My older niece is 5 but is extremely shy when around adults. Is this normal? A couple of weeks ago I went to a family get-together, and when my 5-year-old niece arrived she wouldn't show her face and she clung to her mum with her head buried in her mum's jacket, and every time she spoke she only whispered it in her mum's ear. She followed her mum around the whole time after that and didn't talk to anyone else, even though she knew who most of us were (although I hadn't seen her since she was 3, and she was just as shy then).
Is this normal for a 5-year-old to be this shy? Her mum (my sister) says she's fine at school and was perfectly ready to start school last September.

Oh and Prince Louie covered his ears at the sound of the loud jets at the jubilee and looked rather worried, is that autism?


Way to soon to say anything at all. Giftedness can't be confirmed or negated till age 7 or 8 at least. If someone does get there, I'd suggest looking for a trained psychologist, failing to do so can be catastrophic, being smart can be (and often is) a nightmare.
Every kid is different, but way to soon to say anything about personality, intelligence, disorders... way to soon. Yes, som seemingly will develop apparently twice as fast as others but then at age 5 it could be the other way around, depending on their physical development and health.
And about "causing autism" you don't have to worry, either you are born autistic or you aren't, is not something you "get", is not an ilness, is part of you, that's why we say "I am autistic" rather than "I have autism".



DW_a_mom
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21 Jul 2022, 6:04 pm

Joe90 wrote:
^I know of a couple who somehow got both their children diagnosed with autism before they turned 2, even though they were developing at the normal rates (made normal eye contact, had no speech delays, were social, etc). God knows how they managed to get two children diagnosed so young when they seemed to be developing so well. They children are 3 and 4 now but I haven't seen them for a while now so I don't know how they are.


It isn't impossible, just difficult.

My caution about judgements is really for parents, not doctors. If a diagnosis can be made that will access important services, that is useful. But parents and relatives forming expectations for their infants and toddlers ... not useful.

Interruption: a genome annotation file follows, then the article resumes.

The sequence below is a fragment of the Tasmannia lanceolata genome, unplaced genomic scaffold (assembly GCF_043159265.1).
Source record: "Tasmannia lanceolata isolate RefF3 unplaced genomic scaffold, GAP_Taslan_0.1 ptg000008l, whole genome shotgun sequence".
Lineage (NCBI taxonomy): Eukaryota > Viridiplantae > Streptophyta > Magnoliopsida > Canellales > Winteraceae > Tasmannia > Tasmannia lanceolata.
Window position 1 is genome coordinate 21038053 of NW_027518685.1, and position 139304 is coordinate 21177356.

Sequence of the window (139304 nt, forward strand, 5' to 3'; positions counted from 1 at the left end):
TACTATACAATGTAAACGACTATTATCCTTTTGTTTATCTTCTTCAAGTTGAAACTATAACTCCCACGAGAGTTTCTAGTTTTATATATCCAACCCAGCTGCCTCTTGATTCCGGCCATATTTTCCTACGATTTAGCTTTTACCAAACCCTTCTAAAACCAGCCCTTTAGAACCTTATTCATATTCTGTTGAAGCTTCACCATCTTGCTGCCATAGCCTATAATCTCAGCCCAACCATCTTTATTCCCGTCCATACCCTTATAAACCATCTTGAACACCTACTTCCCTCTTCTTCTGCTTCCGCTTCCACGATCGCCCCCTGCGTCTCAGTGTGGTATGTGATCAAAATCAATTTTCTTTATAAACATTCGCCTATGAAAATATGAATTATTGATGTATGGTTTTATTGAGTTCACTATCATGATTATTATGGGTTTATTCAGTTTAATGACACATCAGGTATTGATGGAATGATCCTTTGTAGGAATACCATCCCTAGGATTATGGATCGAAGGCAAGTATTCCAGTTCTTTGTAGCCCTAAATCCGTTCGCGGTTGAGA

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Joe90
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21 Jul 2022, 7:24 pm

Well the way I see it, all toddlers show autism-like behaviour, so to actually get a diagnosis so very young the toddler needs to exhibit symptoms very prominently, like enough to stand out and cause concern.

Typical toddler behaviour can include hand-flapping, repetitive behaviours, spinning, meltdowns, putting hands over ears, and extreme shyness in some social environments. It's all quite normal, which is why most autistic children that learn to speak at the average age and seem social don't really get a diagnosis until they're children or teens or even adults. I was a social toddler and developed typically, so if I did flap or do other autistic-like behaviours at like age 2 it was probably just put down to typical toddler behaviour.


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SpaceMartian
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21 Jul 2022, 7:30 pm

Joe90 wrote:
Well the way I see it, all toddlers show autism-like behaviour, so to actually get a diagnosis so very young the toddler needs to exhibit symptoms very prominently, like enough to stand out and cause concern.

Typical toddler behaviour can include hand-flapping, repetitive behaviours, spinning, meltdowns, putting hands over ears, and extreme shyness in some social environments. It's all quite normal, which is why most autistic children that learn to speak at the average age and seem social don't really get a diagnosis until they're children or teens or even adults. I was a social toddler and developed typically, so if I did flap or do other autistic-like behaviours at like age 2 it was probably just put down to typical toddler behaviour.


If there are some autsitics in the family, it may be wise to keep checking for simptoms, but then again, a few years may be necessary before doing any conclusions. I was caught early at like age 8 or so. Another story is how rather not well that was handled, but still, I was a clear case, the mess was everything else.